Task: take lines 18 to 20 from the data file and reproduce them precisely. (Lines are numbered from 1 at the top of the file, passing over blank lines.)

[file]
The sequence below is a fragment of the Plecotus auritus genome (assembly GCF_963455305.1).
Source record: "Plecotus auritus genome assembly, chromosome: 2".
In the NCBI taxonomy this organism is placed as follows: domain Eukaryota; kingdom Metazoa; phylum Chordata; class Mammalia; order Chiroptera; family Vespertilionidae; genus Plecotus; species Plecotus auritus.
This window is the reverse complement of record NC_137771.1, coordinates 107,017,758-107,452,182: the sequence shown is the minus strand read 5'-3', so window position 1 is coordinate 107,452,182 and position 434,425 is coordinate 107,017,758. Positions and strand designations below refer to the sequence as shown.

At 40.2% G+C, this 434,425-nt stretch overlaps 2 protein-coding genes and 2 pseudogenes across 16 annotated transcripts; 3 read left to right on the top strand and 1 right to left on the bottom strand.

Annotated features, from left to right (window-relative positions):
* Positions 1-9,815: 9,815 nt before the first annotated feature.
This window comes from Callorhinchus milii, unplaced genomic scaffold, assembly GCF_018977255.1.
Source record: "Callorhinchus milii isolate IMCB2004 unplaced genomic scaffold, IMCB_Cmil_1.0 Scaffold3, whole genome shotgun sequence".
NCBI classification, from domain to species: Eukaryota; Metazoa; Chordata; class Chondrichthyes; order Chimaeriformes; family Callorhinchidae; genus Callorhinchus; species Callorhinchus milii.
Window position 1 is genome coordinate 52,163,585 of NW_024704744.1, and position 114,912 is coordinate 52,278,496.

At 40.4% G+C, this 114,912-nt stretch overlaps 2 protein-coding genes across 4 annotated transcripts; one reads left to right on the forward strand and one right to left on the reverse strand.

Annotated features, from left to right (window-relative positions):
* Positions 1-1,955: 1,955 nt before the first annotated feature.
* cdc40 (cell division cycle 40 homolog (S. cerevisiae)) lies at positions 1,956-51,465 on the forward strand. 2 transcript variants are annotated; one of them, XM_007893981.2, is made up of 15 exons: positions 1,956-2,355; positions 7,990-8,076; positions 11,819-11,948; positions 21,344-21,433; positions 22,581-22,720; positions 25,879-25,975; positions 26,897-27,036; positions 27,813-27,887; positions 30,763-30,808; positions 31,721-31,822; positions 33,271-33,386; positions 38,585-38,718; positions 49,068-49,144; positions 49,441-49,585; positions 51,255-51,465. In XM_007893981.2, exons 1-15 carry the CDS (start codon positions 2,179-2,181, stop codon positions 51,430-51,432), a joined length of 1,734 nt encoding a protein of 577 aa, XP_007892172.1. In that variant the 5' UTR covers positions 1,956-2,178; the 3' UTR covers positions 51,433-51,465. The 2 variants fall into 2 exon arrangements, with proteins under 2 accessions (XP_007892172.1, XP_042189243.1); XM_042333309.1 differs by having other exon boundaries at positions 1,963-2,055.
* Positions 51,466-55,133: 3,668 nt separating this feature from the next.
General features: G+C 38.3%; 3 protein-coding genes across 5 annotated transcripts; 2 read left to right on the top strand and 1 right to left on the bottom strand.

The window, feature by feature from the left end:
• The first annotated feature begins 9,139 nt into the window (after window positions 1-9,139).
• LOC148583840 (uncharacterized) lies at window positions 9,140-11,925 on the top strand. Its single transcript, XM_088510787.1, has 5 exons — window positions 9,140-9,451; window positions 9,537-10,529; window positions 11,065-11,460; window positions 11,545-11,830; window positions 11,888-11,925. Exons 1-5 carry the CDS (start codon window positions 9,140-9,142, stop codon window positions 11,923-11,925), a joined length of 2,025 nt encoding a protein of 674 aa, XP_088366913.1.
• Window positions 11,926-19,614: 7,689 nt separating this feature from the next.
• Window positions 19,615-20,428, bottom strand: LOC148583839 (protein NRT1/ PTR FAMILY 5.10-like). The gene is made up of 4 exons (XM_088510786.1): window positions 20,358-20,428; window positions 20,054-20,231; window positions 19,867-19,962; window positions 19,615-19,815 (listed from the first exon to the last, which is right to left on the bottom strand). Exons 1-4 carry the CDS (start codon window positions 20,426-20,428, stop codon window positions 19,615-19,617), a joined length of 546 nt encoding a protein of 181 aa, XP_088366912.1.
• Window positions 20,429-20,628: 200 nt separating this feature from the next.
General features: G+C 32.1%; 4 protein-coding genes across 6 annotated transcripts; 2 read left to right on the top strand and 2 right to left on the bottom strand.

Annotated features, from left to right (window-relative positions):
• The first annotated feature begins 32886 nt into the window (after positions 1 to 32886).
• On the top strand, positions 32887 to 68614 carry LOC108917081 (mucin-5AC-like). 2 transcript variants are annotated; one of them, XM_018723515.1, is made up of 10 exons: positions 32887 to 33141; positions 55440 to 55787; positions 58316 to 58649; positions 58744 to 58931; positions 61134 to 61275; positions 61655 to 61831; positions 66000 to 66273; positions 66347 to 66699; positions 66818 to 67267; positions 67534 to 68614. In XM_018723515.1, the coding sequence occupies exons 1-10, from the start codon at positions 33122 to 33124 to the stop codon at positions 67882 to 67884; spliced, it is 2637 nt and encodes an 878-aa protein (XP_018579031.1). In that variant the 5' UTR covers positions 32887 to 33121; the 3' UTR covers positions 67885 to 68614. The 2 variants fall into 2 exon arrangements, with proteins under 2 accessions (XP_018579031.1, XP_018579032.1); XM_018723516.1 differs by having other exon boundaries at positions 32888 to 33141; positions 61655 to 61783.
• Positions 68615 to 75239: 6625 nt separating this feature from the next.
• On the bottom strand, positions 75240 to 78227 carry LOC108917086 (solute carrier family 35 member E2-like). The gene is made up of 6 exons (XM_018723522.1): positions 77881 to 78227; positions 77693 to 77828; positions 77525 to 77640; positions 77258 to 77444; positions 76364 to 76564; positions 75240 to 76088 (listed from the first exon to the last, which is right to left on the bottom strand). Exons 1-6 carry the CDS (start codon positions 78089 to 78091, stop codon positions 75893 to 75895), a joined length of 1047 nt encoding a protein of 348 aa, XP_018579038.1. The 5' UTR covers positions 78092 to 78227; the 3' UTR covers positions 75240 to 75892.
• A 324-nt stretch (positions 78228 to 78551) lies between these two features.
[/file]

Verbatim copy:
The window, feature by feature from the left end:
• The first annotated feature begins 9,139 nt into the window (after window positions 1-9,139).
• LOC148583840 (uncharacterized) lies at window positions 9,140-11,925 on the top strand. Its single transcript, XM_088510787.1, has 5 exons — window positions 9,140-9,451; window positions 9,537-10,529; window positions 11,065-11,460; window positions 11,545-11,830; window positions 11,888-11,925. Exons 1-5 carry the CDS (start codon window positions 9,140-9,142, stop codon window positions 11,923-11,925), a joined length of 2,025 nt encoding a protein of 674 aa, XP_088366913.1.